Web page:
The company claims that over this period it would have earned USD$6.6 billion in profit, an incredible figure that becomes ever more fantastic as the company claims that the yearly 7% interest it is supposedly charging on this capital has now accrued to USD$2.4 billion, at the rate of USD$1.2 million a day, which closes the full amount at a perfectly round USD$9 billion. The whole situation is in itself extremely puzzling. Afterall P&ID, a company created specifically for this project, is claiming it is entitled to the full amount of what it would have gained over a period of 20 years of work, even though that period would not be over for another decade and some. Further, it is already charging interests on capital it would, if the project went forward, it would still be a decade away from generating. On top of that, it has chosen to pursue the matter in a British court, and has a separate law suite in an American court, when the contract was signed in Nigeria, under Nigerian law, and should be pursued in a Nigerian court, as the Nigerian legal team has repeatedly stated.
Nigeria is seeking an appeal to the decision, but P&ID is not wasting any time in trying to seize Nigerian assets abroad, and it might well manage to do so, at least in part.
Further, P&ID has never even broken ground on the construction of this power plant, which it claims would have benefitted so many thousands of Nigerians. The company has reportedly spent USD$40 million on preparatory work, although it is impossible to attest what that work has been.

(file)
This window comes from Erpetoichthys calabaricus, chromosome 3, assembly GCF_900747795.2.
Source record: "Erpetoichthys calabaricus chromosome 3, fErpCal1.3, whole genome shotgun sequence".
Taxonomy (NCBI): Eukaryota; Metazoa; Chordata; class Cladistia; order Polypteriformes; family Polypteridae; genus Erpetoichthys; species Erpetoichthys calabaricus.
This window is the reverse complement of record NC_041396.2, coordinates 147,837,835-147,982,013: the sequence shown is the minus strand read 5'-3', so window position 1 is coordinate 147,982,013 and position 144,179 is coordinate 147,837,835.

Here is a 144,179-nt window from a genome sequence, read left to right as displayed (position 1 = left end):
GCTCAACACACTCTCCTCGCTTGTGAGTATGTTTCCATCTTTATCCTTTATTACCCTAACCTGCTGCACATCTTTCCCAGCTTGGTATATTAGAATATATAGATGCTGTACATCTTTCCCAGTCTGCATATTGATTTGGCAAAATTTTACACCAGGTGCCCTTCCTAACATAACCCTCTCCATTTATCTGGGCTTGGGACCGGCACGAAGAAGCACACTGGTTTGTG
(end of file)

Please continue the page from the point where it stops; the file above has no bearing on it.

Even just looking to the amount spent, work done and compensation sought, the figures seem simply absurd. USD$9 billion corresponds to 20% of Nigeria’s foreign exchange reserves, it would be unthinkable that a nation state would pay that much capital to a small unknown enterprise that invested not but a small fraction of that amount in the country and done none of the contracted work. Further, it is perplexing that a British court would even consider such a decision.
However, this issue represents an important cautionary tale for African governments everywhere. Very few things matter more in the struggle to attract investment and build a favourable business environment that will push the economy forward than the absolute sanctity of the contracts signed.
Investors need to know that their investments are safe and that they will be protected by the law in case the other parties falter on their obligations, as it seems to have happened with the Nigerian government. It is by no means the first time a situation like this happens. Just in March, an international court ordered the Democratic Republic of Congo to pay South African DIG Oil Ltd USD$617 million for failing to honor two oil contracts. This is an unacceptable and unjustifiable loss of capital for the people of the DRC. Particularly taking into account that the loss is incurred because the country’s leaders failed to comply with a contract that could have brought a considerable amount of wealth for the country for many years to come, in both royalties and taxes, as well as help develop its oil industry.
Senegal’s government under President Macky Sall was very smart to avoid this kind of litigation when it was confronted with the issue of the Timis Corporation and its ownership of acreage that included the Tortue field, which is estimated to contain more than 15 tcf of discovered gas resources. If President Macky Sall would have proceeded with terminating a valid contract for the acreage, the Timis Corporation would have engaged in arbitration and would have probably gotten a favorable judgment against Senegal. In the process, the gas fields would have sat dormant and produced no returns for Senegal and its citizens. Sometimes leaders are confronted with tough choices and it takes a profile in courage to find solutions and still respect the sanctity of contracts.